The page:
Behavioral and Brain Sciences



Working memory retention systems: A state of activated long-term memory


Daniel S. Ruchkin a1, Jordan Grafman a2, Katherine Cameron a3 and Rita S. Berndt a4
a1 Department of Physiology, Program in Neurosciences, University of Maryland School of Medicine, Baltimore, MD 21201 druchkin@mindspring.com
a2 National Institutes of Health, Cognitive Neuroscience Section, NINDS, Bethesda, MD 20892 grafmanj@ninds.hih.gov http://intra.ninds.hih.gov/Lab.asp?Org_ID=83
a3 Department of Psychology, Washington College, Chestertown, MD 21620 katherine.cameron@washcoll.edu http://faculty.washcoll.edu/bios/cameron_katherine.html
a4 Department of Neurology, Program in Neurosciences, University of Maryland School of Medicine, Baltimore, MD 21201 rberndt@umaryland.edu http://neuroscience.umaryland.edu/faculty.asp?FacultyID=4

Abstract

High temporal resolution event-related brain potential and electroencephalographic coherence studies of the neural substrate of short-term storage in working memory indicate that the sustained coactivation of both prefrontal cortex and the posterior cortical systems that participate in the initial perception and comprehension of the retained information are involved in its storage. These studies further show that short-term storage mechanisms involve an increase in neural synchrony between prefrontal cortex and posterior cortex and the enhanced activation of long-term memory representations of material held in short-term memory. This activation begins during the encoding/comprehension phase and evidently is prolonged into the retention phase by attentional drive from prefrontal cortex control systems. A parsimonious interpretation of these findings is that the long-term memory systems associated with the posterior cortical processors provide the necessary representational basis for working memory, with the property of short-term memory decay being primarily due to the posterior system. In this view, there is no reason to posit specialized neural systems whose functions are limited to those of short-term storage buffers. Prefrontal cortex provides the attentional pointer system for maintaining activation in the appropriate posterior processing systems. Short-term memory capacity and phenomena such as displacement of information in short-term memory are determined by limitations on the number of pointers that can be sustained by the prefrontal control systems.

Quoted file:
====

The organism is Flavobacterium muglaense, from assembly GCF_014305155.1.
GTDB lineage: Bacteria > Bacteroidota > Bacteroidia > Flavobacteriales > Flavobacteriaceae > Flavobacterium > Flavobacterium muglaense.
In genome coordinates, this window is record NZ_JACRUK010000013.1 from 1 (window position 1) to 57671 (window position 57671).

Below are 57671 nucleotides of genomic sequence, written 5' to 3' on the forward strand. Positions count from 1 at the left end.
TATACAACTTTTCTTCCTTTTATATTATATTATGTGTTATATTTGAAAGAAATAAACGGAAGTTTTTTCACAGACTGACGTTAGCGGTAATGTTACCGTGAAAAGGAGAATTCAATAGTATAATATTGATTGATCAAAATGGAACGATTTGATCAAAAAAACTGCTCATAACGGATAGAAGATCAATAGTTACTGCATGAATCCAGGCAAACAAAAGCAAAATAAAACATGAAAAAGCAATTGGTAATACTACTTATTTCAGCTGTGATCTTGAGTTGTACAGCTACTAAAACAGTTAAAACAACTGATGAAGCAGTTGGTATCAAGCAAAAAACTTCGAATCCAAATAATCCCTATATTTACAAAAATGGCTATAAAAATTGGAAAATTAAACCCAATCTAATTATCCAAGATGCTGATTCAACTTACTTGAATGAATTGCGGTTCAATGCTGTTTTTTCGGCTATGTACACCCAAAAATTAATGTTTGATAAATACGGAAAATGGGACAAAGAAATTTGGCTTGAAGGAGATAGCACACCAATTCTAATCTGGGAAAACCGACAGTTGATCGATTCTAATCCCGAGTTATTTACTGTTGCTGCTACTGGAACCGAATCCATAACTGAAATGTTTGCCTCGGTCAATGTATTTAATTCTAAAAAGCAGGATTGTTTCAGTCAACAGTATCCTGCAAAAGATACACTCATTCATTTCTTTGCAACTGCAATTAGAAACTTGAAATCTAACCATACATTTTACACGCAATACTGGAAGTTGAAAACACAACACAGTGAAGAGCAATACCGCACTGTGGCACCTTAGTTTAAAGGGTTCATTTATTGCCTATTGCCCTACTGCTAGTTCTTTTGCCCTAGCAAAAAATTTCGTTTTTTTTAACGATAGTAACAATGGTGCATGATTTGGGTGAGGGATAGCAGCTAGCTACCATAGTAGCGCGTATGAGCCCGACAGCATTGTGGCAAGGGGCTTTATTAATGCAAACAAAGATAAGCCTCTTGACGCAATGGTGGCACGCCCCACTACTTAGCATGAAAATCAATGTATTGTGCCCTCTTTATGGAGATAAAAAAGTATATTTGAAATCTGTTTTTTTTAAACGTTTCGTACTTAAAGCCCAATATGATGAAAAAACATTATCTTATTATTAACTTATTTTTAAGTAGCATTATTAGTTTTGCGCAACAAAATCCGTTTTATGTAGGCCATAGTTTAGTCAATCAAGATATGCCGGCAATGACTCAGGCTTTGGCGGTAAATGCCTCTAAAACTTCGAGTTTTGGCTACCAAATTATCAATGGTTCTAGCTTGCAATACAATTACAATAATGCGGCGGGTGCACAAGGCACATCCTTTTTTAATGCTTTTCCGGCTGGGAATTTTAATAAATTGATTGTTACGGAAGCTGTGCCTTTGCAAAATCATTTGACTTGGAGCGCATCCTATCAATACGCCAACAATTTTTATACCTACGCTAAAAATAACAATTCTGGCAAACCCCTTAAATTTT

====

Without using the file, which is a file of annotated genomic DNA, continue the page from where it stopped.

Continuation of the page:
Key Words: coherence; event-related potentials; imaging; long-term memory; memory; short-term memory; working memory.